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Informal caregivers and racial/ethnic variation in health service use of stroke survivors.
Hinojosa MS, Rittman M, Hinojosa R. Informal caregivers and racial/ethnic variation in health service use of stroke survivors. Journal of rehabilitation research and development. 2009 Jan 1; 46(2):233-41.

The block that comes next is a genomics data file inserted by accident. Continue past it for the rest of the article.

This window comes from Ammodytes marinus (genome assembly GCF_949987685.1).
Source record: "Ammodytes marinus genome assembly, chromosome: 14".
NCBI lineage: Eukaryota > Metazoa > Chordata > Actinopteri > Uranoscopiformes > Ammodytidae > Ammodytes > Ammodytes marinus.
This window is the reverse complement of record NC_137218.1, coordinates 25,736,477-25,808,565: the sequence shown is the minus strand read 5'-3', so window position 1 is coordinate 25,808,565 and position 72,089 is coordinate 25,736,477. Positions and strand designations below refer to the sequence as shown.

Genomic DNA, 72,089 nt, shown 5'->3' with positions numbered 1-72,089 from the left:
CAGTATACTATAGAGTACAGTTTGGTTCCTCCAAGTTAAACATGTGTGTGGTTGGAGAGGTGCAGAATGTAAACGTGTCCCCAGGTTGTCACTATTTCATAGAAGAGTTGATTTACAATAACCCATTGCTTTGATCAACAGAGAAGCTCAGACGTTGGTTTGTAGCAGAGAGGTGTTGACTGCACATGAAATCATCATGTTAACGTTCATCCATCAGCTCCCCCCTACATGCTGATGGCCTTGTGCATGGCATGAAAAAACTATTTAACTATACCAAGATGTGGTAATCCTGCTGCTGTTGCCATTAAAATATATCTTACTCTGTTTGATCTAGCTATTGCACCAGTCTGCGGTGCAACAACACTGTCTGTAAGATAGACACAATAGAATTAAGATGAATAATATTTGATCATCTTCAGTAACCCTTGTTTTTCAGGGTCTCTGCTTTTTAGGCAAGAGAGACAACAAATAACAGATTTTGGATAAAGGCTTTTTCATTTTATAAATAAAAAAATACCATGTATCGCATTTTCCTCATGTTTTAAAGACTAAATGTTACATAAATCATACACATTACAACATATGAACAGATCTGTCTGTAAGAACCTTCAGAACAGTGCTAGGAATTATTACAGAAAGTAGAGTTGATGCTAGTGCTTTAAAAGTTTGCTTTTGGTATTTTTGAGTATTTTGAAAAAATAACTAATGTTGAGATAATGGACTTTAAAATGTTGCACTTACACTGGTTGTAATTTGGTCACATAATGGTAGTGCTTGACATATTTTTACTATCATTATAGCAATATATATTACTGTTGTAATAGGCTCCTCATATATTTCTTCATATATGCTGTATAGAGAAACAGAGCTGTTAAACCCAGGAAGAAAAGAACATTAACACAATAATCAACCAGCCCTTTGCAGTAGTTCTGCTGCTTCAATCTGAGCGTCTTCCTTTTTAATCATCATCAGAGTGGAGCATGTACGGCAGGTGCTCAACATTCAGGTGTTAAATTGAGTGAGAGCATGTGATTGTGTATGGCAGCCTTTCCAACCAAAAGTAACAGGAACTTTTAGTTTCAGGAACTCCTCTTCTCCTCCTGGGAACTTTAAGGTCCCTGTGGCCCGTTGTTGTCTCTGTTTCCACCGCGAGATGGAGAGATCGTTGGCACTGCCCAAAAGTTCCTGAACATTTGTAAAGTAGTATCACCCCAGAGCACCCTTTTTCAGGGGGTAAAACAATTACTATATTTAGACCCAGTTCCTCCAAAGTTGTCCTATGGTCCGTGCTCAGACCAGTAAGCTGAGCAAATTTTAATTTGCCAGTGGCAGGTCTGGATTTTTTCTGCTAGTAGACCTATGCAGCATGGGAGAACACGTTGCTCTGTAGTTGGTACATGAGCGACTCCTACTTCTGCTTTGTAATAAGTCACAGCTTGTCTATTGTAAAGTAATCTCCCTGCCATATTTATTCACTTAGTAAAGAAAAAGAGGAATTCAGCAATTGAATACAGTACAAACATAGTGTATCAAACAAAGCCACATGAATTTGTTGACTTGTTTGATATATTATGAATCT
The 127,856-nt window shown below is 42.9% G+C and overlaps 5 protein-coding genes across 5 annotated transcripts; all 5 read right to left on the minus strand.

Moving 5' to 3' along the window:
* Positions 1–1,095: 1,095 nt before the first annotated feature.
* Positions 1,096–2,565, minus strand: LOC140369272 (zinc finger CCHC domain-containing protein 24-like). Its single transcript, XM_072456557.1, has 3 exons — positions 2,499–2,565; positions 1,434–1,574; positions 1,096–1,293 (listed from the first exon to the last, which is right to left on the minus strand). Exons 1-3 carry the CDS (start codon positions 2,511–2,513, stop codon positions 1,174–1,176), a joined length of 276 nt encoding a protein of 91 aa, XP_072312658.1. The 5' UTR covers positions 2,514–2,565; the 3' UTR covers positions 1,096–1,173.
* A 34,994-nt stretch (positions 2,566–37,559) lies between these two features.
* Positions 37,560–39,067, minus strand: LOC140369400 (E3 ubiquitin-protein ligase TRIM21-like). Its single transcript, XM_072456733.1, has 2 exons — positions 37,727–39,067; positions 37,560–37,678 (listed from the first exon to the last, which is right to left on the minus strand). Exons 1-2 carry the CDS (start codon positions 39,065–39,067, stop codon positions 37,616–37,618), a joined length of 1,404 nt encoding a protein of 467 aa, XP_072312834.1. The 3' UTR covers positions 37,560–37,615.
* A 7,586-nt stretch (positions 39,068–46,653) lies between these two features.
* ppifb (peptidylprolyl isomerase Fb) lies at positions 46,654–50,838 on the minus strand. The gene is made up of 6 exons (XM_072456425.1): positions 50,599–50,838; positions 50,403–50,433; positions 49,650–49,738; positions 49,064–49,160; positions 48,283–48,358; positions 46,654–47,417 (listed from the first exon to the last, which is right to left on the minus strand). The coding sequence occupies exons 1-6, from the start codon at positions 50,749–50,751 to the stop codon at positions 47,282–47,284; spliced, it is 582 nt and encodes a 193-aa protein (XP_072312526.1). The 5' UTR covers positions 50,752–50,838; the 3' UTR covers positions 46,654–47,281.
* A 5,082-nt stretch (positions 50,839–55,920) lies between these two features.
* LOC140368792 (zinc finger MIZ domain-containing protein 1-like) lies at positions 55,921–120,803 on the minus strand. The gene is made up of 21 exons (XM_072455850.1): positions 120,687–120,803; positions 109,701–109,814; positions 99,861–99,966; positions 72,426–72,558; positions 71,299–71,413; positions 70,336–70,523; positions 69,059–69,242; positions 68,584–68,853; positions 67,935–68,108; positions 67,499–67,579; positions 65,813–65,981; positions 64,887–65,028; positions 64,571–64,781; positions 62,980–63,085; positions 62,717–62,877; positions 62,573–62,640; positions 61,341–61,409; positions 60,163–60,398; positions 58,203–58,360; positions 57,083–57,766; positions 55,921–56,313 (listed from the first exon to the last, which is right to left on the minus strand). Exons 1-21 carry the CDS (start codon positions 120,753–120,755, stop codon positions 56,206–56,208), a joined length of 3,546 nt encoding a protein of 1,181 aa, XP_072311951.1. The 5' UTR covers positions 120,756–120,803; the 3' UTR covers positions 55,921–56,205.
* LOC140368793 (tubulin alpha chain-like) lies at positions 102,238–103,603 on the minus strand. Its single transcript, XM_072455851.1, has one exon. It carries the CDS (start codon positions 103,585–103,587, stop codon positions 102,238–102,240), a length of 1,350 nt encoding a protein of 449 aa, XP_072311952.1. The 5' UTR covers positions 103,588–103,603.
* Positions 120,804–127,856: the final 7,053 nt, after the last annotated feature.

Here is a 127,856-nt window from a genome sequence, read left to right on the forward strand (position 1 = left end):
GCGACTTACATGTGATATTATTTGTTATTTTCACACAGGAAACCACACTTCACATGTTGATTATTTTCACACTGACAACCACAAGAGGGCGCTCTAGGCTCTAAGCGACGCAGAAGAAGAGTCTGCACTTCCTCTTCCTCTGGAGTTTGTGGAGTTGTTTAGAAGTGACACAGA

We investigated the racial and ethnic variation in health service use among stroke survivors with informal caregivers in a number of Department of Veterans Affairs Medical Centers in one Veterans Integrated Service Network in the southeastern United States. We focused on the role of caregivers as an enabling factor in the use of health services. One hundred twenty-five veterans who had been hospitalized after an acute stroke, been released home, and identified an informal caregiver were enrolled in the study. Veterans and caregivers were surveyed at four time points over 12 months. Poisson multivariate regression analyses were used to model the relative risk (RR) of health service use. African Americans and Puerto Ricans were half as likely as Caucasians to use inpatient therapy services (RR = 0.522 and 0.494, respectively; p < 0.01), Puerto Ricans were less likely to be admitted to the hospital (RR = 0.689, p < 0.05), and Puerto Ricans were more likely to use outpatient services than Caucasians (RR = 1.230, p < 0.01). Stroke survivors that received more hours of informal care were associated with a higher likelihood of outpatient service use (RR = 1.01, p < 0.01). Stroke survivors living with their caregiver had a lower likelihood of inpatient therapy use (RR = 0.791, p < 0.01) and a higher likelihood of outpatient service use (RR = 1.17, p < 0.01). Greater likelihood of inpatient therapy (RR = 1.340, p < 0.01) and outpatient services (RR = 1.160, p < 0.05) was related to caregivers who received outside help. This study provides insight into the role of informal care in health service use for stroke survivors.